This would also be a timely moment for the government to boost education from a political perspective, given recent challenging statistics.
The government has also targeted investing billions in house building, aiming for at least 50,000 new affordable homes over the course of the parliament. There may also be some cash for energy efficiency in existing homes.
The rural economy has also been highlighted as a priority, with promises of funding for expanded broadband coverage, rural communities and the environment.
And look out for some support for business and potentially capital investment to stimulate the economy in the turbulent post-Brexit referendum era.
Deal or No Deal - who will back the government?
With the SNP now ruling as a minority administration, opposition parties have been increasingly willing to gang up on the government this term. They've bloodied Nationalist noses on everything from repealing the Football Act to the NHS - and indeed tax.
But it's one thing to score points in symbolic chamber votes - it would be quite another to derail a budget. In any case, the SNP only need to win over one party to seal the deal.
You can more or less rule out the Tories as potential bedfellows, given their differences both in politics and policy. Yes, John Swinney struck deals with them in the previous minority government of 2007-11, but Ruth Davidson's Tories have set their stall out very specifically as a "strong opposition".
They have made overtures on the subject of Air Passenger Duty, but the idea of Scots paying more income tax than their neighbours south of the border is anathema to Conservatives.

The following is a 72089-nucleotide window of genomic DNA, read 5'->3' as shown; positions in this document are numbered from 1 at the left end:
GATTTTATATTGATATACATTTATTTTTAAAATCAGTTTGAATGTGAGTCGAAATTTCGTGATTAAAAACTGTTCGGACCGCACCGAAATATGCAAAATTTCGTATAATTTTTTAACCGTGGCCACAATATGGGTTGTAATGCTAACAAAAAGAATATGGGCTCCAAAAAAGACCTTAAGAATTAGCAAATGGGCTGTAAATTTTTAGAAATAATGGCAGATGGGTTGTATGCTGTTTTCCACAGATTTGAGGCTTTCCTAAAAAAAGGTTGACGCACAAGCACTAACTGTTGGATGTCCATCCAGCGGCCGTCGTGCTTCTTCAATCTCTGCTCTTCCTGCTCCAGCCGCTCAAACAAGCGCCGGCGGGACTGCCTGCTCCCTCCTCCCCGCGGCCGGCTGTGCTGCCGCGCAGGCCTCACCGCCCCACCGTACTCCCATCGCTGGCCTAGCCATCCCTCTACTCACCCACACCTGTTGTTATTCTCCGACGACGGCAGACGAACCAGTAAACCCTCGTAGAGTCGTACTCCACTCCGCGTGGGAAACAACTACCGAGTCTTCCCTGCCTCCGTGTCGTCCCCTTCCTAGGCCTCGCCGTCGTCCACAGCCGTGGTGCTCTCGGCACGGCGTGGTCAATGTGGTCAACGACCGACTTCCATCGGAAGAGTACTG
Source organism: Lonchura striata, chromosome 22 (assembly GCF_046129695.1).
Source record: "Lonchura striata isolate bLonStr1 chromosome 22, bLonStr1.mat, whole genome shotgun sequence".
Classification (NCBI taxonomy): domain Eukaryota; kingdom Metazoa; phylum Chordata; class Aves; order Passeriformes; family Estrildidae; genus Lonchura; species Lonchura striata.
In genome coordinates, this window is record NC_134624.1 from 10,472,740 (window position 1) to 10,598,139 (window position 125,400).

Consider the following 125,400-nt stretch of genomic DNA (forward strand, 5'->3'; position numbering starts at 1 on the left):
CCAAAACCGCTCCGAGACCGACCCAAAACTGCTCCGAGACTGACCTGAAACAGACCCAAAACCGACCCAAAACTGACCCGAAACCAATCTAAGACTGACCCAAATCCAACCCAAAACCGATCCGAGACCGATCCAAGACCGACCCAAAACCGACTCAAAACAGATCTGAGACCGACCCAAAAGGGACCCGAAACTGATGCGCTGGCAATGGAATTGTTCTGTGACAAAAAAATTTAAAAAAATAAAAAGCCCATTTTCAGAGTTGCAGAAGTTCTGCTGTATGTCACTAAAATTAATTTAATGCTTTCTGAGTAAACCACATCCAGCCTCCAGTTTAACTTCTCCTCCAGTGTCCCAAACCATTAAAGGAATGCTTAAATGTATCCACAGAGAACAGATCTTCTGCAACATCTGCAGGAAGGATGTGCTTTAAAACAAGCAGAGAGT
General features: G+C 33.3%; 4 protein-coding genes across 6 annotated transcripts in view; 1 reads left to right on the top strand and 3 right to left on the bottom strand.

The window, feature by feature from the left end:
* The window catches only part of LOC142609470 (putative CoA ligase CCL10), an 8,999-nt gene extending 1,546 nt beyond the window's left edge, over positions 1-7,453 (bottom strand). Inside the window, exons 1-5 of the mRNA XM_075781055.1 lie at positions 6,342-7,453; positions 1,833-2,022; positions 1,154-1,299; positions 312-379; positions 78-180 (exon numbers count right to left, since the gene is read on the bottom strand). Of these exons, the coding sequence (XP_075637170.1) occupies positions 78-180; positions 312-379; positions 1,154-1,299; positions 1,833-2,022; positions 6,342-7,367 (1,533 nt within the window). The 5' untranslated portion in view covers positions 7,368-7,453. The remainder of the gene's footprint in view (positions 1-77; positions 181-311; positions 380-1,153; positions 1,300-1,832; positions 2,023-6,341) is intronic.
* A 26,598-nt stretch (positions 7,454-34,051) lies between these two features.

Labour and the Lib Dems also stand quite some way from the SNP on the crucial matter of tax, albeit for a different reason: both sides strongly advocate raising income tax to protect services.
A deal with Labour seems particularly unlikely from a political standpoint, regrouping as they are after slumping to third in May's elections and looking ahead to a bitter battle against the SNP in many councils in 2017.
Could the Lib Dems be persuaded? Perhaps, in exchange for funding pledges on mental health, education or childcare, although again tax is an issue.
But the Greens might be a marginally easier sell, despite their similarly tough election stance on tax; they could perhaps be won over with some money towards action on poverty or support for energy efficiency. Perhaps.
There doesn't need to be a deal this week, of course; nothing is being voted on just yet. The horse-trading will continue well into the New Year.
What's the timetable?
The budget timetable has already been the subject of controversy, with Mr Mackay delaying publication until mid-December instead of the more traditional September date.
The finance secretary wanted to wait until after Philip Hammond's Autumn Statement so that he had a full picture of the fiscal playing field - but MSPs were concerned about how little time this would leave for scrutiny, with the opposition accusing Mr Mackay of "showing contempt for parliament".
Committees have already started some pre-budget scrutiny, but will buckle down in earnest following Mr Mackay's statement on Thursday, before the plans go before parliament for the first time towards the end of January.
More committee examination will follow, with votes there at stage two before the final stage three vote in the Holyrood chamber at the end of February.
Underpinning all of this will be continuing negotiations, both with opposition parties and local authorities.
And remember that there will be a separate vote on tax, likely to be one week before the stage three vote.